The term “N-terminal pro-Brain natriuretic peptide” or “NT-proBNP”, as used herein, refers to a marker of heart disease stress. High levels have been associated with an increased risk of mortality in patients with heart disease. An NT-proBN value above 450 pg/dl is considered high, while a value between 125 pg/ml and 450 pg/ml is considered borderline high, and a value below 125 pg/dl is considered optimal.
The term “patient” or “subject”, as used herein, refers to a person or an individual who is at risk for or has already exhibited one or more aspects of a disease or, particularly cardiovascular disease or CVD.
The term “preβ-1 HDL particle”, as used herein, refers to an important HDL particle for predicting heart disease. This HDL particle is quite small, contains 2 apoA-I and 16 phospholipid (PL) molecules. This is the particle that picks up cholesterol from the artery wall via the ABCA1 pathway. An increased level marks an inadequate HDL metabolism and is associated with an increased risk for CVD. A value above 20.0 mg/dl is associated with increased heart disease risk in both men and women, while a value between 15.0 mg/dl and 20.0 mg/dl in both men and women is considered borderline. A value below 15.0 mg/dl in both men and women is considered optimal.
The term “small dense LDL cholesterol” or “sdLDL-C”, as used herein, refers to the cholesterol level in the LDL particles that confer the highest risk of heart disease. An sdLDL-C value above 40 mg/dl is considered high, while a value between 20 mg/dl and 40 mg/dl is considered borderline, and a value below 20 mg/dl is considered optimal. In heart disease patients, it is recommended that small dense LDL cholesterol level be maintained below 20 mg/dl. A high value is associated with an increased risk of heart disease.
The term “thyroid stimulating hormone” or “TSH”, as used herein, refers to a sensitive measure of thyroid function. A thyroid stimulating hormone value between 0.5 micrograms/L and 5.5 micrograms/L is considered normal. A high value indicates an underactive thyroid gland and hypothyroidism, which causes fatigue, cold intolerance, dry skin, constipation, and an elevated blood cholesterol level, while a low value is due to an overactive thyroid gland, and can cause a rapid heart beat and even palpitations.
The term “total cholesterol”, as used herein, refers to the sum of the cholesterol in all of the cholesterol carrying particles in a person's blood. A total cholesterol value above 240 mg/dl is considered high, while a value between 200 mg/dl and 240 mg/dl is considered borderline, and a value below 200 mg/dl is considered optimal. A high value is associated with an increased risk of heart disease.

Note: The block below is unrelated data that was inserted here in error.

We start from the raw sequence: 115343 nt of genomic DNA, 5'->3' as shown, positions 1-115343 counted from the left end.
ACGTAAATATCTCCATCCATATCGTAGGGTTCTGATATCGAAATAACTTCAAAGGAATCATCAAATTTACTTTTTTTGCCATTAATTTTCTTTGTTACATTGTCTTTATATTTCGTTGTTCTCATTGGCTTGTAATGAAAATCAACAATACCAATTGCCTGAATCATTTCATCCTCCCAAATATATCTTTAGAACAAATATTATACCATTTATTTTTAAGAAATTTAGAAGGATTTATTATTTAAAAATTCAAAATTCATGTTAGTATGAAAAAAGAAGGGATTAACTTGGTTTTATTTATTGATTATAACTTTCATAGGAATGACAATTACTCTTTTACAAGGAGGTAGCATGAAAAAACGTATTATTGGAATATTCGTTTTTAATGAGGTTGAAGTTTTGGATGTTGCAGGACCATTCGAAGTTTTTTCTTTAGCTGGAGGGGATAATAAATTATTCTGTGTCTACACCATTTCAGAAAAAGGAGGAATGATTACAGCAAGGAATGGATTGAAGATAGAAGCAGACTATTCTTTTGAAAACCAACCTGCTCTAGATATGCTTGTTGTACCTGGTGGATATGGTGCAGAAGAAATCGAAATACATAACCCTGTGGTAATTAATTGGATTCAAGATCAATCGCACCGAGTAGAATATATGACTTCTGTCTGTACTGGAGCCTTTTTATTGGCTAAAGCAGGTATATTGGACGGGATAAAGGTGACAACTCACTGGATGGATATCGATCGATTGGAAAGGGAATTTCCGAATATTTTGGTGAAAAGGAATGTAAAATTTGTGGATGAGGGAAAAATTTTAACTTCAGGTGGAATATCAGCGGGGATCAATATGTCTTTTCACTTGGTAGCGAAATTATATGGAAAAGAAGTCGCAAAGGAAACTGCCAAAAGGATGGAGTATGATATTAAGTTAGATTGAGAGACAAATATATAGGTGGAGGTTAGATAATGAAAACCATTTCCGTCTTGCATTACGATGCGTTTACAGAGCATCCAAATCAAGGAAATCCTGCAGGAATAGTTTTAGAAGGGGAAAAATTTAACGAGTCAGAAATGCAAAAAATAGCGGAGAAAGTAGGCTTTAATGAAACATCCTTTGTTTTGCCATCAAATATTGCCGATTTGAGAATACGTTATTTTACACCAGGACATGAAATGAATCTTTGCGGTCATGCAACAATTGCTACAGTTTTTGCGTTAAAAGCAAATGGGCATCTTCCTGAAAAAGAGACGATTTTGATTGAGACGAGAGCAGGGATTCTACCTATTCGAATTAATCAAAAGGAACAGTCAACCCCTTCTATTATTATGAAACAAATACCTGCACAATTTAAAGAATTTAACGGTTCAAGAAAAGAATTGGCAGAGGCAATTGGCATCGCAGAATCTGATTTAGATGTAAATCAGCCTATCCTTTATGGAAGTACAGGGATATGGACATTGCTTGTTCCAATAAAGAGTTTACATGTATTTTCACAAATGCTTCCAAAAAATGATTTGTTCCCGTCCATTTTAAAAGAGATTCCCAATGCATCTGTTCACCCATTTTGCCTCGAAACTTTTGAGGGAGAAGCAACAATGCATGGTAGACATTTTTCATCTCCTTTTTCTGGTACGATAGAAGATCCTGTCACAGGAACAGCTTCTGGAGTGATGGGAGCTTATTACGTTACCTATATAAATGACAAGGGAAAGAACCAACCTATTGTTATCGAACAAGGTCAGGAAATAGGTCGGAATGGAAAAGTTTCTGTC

The term “total cholesterol/HDL cholesterol ratio”, as used herein, refers to a measure of heart disease risk. A value above 6.0 is considered very high risk, while a value between 5.0 and 6.0 is considered high risk, a value between 4.0 and 5.0 is considered borderline, and a value below 4.0 is considered optimal (recommended as a target by both the Canadian and European guidelines panel for heart disease patients). A high value is associated with an increased risk for CVD.
The term “triglyceride” or “TG”, as used herein, refers to a fat in a person's blood. Very high levels of triglyceride, above 1000 mg/dl, increase the risk of pancreatitis, while a high value, above 150 mg/dl, is associated with an increased risk for CVD.
The term “uric acid”, as used herein, refers to a substance in the bloodstream derived from the breakdown of protein. High level of uric acid, above 10.0 mg/dl, is associated with an increased risk for both gout and CVD, and can be a cause of gouty arthritis and kidney stones.
The term “very low density lipoprotein cholesterol” or “VLDL-C”, as used herein, refers to a lipoprotein particle in fasting plasma. A VLDL-C value above 30 mg/dl is considered high, while a value below 30 mg/dl is considered optimal. A high value is associated with an increased risk for CVD.
It is to be understood that the singular forms of “a”, “an”, and “the”, as used herein and in the appended claims, include plural reference unless the context clearly dictates otherwise.
2. Diagnostic Solution for Assessing Cardiovascular Disease Risk
The present invention provides an unique diagnostic solution, in that an extensive risk assessment panel provides information pertaining to the levels of certain important markers, as well as information pertaining to genetic testing and traditional risk factors; such knowledge facilitates a healthcare practitioner to optimize therapy with lifestyle modification and pharmacologic therapy in subjects with cardiovascular disease (e.g., heart disease, stroke), or individuals at high risk of developing these disorders.
2.1 the Extended Risk Assessment Panel
The diagnostic solution of the present invention comprises a rather comprehensive test panel for assessing CVD-risk beyond the traditional risk factors and tests. This solution provides a comprehensive CVD risk assessment by testing or measuring (collectively, “testing”) for all of the following: the general metabolic factors, the specialized heart disease factors, the specialized lipid factors, the plasma sterols, the HDL subpopulations (by two-dimensional gel electrophoresis), the CRP molecular forms, and other specialized testing pertaining to apolipoprotein E genotyping, Factor V Leiden genotyping, NT-proBNP or N-terminal pro-brain natriuretic peptide, adiponectin, and glycated albumin. With the exception of genetic testing, which need only be performed once in a lifetime for a particular patient due to the nature of the test, such as at the time of initial assessment testing, the panel of tests may be performed multiple times for a given patient, for example, when a treating healthcare practitioner needs to assess the patient's current CVD risk, or assess the patient's response to therapy. Preferably, all tests are performed at each instance of testing of a patient; each of such instances of testing is referred to as “subsequent testing”, as they are performed subsequent to the initial assessment testing.